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Working on the Frontline in Metro vs Rural: One Perspective

​Vancouver born-and-raised, Blake Kendon has worked part-time and full-time paramedic shifts in five different communities. But it’s perhaps his most recent move that invites an interesting comparison between urban/metro vs rural paramedic work.
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​Throughout his 24-year career, Blake Kendon has embraced change and adventure as a constant. He has worked as a paramedic, unit chief, and manager at BC Emergency Health Services in many areas of the province. Like so many of his colleagues, Blake's career hasn't followed a traditional, linear trajectory in one location. 

Blake worked 10 years total in the lower mainland, four intense years in and around Station 248 and the Downtown Eastside (DTES), before moving to the heart of the Kootenays. His time in the DTES and Metro Vancouver coincided with a sharp spike in call volume as the toxic drug supply crisis began. He never thought things could possibly get busier than that. “People were instantly overdosing, and the dosage of medicine we were using wasn’t working,” Blake recalls. “The opioid crisis hit us like a storm.”

Station 248 increased from three to ten ambulances in one year. In 2016, Blake took on a manager position with BCEHS and was assigned to Metro West, which encompassed four stations and just over 300 staff. 
Photo of Blake Kendon

“It was so busy,” Blake says. “Being Vancouver, it’s an endless, constant thing. Having an office in the station was amazing. I was off the ambulances, but the level of intensity and volume of work to be done was nothing I had seen before.”
In 2019, Blake moved his family for a new position in the East Kootenay’s as a district manager. They moved to Cranbrook, a town of 20,000 in eastern B.C. almost at the Alberta border. 

“I came up here and had no idea what I was getting into,” Blake says. “But I thought it might be quiet — a walk in the park compared to Vancouver.”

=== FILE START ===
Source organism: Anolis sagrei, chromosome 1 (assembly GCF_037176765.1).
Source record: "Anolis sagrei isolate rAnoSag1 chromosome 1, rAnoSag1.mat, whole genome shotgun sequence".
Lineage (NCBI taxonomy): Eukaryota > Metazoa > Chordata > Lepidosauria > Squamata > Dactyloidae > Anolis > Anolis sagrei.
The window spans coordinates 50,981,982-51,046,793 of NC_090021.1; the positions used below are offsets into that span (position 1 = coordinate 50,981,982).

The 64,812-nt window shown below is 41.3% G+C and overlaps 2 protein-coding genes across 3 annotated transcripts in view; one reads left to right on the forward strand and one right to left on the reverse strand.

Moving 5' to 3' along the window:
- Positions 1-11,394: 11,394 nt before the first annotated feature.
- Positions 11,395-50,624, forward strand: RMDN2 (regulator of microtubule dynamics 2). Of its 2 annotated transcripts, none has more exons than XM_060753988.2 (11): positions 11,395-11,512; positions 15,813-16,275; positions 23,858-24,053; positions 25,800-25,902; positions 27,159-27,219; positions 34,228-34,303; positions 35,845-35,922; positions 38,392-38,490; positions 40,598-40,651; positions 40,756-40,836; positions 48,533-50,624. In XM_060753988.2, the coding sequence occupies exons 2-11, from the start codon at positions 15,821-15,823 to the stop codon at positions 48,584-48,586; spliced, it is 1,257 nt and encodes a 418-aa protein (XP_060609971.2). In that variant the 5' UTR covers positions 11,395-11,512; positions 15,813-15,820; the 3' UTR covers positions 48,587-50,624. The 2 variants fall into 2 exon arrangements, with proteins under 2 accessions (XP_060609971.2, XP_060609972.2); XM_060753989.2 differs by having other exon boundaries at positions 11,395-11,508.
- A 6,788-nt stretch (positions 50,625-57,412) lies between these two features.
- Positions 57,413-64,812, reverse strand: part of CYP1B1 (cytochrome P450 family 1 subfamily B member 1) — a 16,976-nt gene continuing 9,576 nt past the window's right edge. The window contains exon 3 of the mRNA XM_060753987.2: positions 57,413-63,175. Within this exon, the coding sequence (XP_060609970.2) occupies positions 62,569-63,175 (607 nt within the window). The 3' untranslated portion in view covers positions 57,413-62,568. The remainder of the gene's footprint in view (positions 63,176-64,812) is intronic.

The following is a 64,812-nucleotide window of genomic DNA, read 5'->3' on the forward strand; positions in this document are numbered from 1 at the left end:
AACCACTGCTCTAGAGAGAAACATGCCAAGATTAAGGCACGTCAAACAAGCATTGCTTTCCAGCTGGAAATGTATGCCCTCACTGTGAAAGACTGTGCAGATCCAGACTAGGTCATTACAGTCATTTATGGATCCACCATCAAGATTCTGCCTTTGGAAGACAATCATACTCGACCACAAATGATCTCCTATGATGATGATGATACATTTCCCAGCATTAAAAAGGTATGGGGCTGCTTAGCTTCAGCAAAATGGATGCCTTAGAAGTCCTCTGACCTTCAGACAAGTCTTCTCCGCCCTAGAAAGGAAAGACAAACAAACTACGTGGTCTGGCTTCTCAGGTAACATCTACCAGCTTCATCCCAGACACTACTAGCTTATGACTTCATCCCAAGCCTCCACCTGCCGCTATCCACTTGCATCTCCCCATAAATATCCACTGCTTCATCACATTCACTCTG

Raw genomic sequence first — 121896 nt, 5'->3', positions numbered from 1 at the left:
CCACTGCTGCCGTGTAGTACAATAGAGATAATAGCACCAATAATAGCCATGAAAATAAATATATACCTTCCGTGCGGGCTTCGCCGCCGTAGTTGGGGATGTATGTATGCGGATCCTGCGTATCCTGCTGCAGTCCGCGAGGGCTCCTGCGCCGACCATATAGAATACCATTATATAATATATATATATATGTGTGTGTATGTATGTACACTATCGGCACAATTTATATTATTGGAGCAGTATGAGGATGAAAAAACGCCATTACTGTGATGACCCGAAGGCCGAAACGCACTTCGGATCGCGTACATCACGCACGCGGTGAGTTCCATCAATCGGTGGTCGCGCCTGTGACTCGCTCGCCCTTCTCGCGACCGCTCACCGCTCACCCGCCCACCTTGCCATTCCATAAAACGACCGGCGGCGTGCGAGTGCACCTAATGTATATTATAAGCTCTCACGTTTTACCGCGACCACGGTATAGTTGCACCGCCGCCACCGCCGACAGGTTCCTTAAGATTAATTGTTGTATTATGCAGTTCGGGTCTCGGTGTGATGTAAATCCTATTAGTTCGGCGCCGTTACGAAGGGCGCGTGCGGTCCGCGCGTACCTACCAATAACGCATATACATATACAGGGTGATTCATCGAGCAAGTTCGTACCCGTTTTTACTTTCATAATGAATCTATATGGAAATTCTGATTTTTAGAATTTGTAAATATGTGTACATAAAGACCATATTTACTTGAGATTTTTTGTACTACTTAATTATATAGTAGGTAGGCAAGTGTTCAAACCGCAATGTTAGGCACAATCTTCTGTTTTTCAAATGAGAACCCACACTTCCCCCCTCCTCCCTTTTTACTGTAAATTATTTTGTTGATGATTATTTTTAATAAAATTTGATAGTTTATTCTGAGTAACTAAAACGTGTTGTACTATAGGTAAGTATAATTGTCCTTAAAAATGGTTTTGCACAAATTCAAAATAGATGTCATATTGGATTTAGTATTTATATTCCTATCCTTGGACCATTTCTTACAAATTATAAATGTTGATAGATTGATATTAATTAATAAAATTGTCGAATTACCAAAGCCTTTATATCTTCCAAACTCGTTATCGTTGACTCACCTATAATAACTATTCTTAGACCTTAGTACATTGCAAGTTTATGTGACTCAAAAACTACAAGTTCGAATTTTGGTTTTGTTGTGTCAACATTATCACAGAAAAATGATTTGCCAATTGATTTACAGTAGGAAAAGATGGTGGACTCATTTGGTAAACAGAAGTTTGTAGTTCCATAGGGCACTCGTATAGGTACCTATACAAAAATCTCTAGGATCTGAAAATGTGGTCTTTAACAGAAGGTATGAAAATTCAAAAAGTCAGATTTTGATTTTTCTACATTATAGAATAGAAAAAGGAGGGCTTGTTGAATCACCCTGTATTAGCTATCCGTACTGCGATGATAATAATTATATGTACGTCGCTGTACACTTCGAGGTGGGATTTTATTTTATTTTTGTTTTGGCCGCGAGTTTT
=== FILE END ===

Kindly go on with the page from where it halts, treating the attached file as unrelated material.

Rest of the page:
Kendon quickly realized he was wrong. While Vancouver has a larger population and call volume, rural work is logistically challenging for dispatch and crews. Vancouver paramedics are also often supported by other first responders, who can offer safety, protection, and help, while BCEHS rural paramedics are often the only responders to the scene. 

“It’s just as busy, if not busier,” he says. “The distances are just so much bigger. Working in Vancouver, you were never more than 20 minutes away from a major trauma centre.” 

The East Kootenay District covers over 27,000 square kilometres, and the levels of support are much different. “The weather affects everything up here,” Blake says. “Even the sickest patients can be stuck if visibility is low. So it’s a different level of busy-ness. The crews are busier and the calls take longer, too.” 

Photo of Blake Kendon's truckIn Vancouver, Blake says it’s not uncommon to do 10-12 calls in a 12-hour shift. In the rural and remote areas, injuries tend to be more severe and take more time. “Where a car accident at Broadway and Cambie would get 27 9-1-1 calls, out here someone can be in the ditch for days,” he says. “Land size, climate, and types of people are biggest differences.”

Blake is still a licensed paramedic and keeps his equipment in his truck to help patients as needed. 

“When I first arrived here, I’d leave my computer on 24/7 in my bedroom because I was worried about what could happen to a patient,” Blake says. “But with new, full-time positions all over the province, every community has one 24/7 full-time car, minimum. I’ve been here for four short years, and the change that I’ve witnessed is amazing.”
When asked what he enjoys most about his job now, Blake says: “It’s half in the field, half in the office. I’m loving it – it’s the best of both worlds out here.” 

Blake’s reflections on his career with BCEHS take him back to the moment he first applied to become a paramedic.  

Photo of Black Kendon in the East Kootenays“I remember ticking a box that asked if I was willing to travel by sea, land, or air,” Blake says. “I didn’t get what they meant, but it’s so true. You literally cover the province this way, and that’s the story of a paramedic. On Pender Island we’d take patients on a boat, I’ve been privileged enough to do some helicopter responses, and I’ve taken an ambulance on a ferry a hundred times.  I always think back to ticking that box.”    

As for Blake’s latest journey to the Kootenays, he says the contrasts in geography, weather, and access to hospital care are distinct – but the mission remains the same: “We’re in the business of patient care,” he says. “That’s our priority.”
SOURCE: Working on the Frontline in Metro vs Rural: One Perspective ( )
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